'It breaks the human' - Torture, disease and death in Syria's prisons

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Torture and other ill-treatment have been perpetrated by the Syrian intelligence services and other state forces for decades, fostered by a culture of impunity that is reinforced by Syrian legislation. However, since the current crisis in Syria began in 2011, the situation has become catastrophic, with torture committed on a massive scale.

The Syrian authorities have attempted to keep information about what is going on inside their detention facilities secret. They have refused access to human rights monitors and – both in the media and in international forums such as the UN Security Council – deny that violations take place despite overwhelming evidence to the contrary.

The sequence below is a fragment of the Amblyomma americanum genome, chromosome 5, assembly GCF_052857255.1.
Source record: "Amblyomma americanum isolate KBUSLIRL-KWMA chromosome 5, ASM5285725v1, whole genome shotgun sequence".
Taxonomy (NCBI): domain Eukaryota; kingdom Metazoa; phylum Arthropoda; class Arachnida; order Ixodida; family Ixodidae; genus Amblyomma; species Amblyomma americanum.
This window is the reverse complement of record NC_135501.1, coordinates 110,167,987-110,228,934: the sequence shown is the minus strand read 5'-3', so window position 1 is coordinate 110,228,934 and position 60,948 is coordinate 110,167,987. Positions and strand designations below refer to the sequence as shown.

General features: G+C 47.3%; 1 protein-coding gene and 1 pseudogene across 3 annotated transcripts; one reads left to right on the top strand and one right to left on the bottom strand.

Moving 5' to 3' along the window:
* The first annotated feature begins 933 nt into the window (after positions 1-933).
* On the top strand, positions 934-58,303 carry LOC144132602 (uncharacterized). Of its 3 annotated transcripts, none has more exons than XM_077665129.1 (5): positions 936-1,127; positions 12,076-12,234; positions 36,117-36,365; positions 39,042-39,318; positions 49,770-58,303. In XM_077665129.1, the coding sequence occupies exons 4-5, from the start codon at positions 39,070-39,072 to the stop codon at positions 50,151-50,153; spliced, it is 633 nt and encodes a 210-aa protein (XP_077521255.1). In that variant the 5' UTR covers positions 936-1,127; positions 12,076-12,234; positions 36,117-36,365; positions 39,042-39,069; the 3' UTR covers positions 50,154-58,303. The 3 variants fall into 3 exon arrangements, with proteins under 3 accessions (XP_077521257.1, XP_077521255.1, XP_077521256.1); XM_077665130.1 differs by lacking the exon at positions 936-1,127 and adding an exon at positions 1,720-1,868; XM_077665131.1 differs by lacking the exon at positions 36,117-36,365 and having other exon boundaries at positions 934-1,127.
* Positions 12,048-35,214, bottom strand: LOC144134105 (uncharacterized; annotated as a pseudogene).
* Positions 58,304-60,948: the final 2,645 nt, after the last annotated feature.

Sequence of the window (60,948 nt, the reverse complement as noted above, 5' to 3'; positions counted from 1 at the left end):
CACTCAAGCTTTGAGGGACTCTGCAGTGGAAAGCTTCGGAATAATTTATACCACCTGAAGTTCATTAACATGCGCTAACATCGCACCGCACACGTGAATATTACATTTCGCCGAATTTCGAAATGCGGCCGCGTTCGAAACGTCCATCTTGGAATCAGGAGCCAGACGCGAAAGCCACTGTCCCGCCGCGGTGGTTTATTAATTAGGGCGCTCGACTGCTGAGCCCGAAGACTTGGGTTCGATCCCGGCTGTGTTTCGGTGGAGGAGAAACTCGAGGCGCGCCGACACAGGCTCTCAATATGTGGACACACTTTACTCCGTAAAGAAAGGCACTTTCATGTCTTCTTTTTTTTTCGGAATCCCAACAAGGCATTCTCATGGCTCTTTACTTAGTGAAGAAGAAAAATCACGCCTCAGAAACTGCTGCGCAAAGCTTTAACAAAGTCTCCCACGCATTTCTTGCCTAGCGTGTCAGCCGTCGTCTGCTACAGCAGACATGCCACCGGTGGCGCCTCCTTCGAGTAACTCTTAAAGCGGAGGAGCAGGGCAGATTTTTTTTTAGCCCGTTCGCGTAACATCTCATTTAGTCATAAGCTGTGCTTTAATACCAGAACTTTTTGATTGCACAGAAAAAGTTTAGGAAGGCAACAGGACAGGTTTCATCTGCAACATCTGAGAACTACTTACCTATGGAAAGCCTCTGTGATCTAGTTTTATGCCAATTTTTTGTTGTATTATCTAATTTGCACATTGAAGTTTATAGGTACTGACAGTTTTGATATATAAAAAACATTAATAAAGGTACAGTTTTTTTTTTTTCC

Monitoring bodies, such as the UN-mandated Independent International Commission of Inquiry for the Syrian Arab Republic (UN Commission of Inquiry), have collected sufficient evidence to estimate that “tens of thousands of people are detained by the Syrian government at any given time” and to show that torture and other ill-treatment are a routine occurrence in government detention facilities. Their evidence, which is corroborated by Amnesty International’s research, includes testimony from former detainees and families of detainees; it also relies on civilians and military personnel who previously worked in detention facilities, courts and state-operated hospitals and who have, after escaping the country, provided credible evidence to complete the gruesome picture of the reality for Syrian detainees.

These widespread abuses in detention are taking place in a context in which Syria’s human rights situation, in general, has deteriorated disastrously following the brutal repression of peaceful protests calling for political change in March 2011. Following the evolution of the situation into an internal armed conflict by mid-2012, civilians have been caught in the middle as Syrian government forces and non-state armed groups violate the laws of war. At the current time, no justice is in sight for the overwhelming majority of those whose rights have been violated.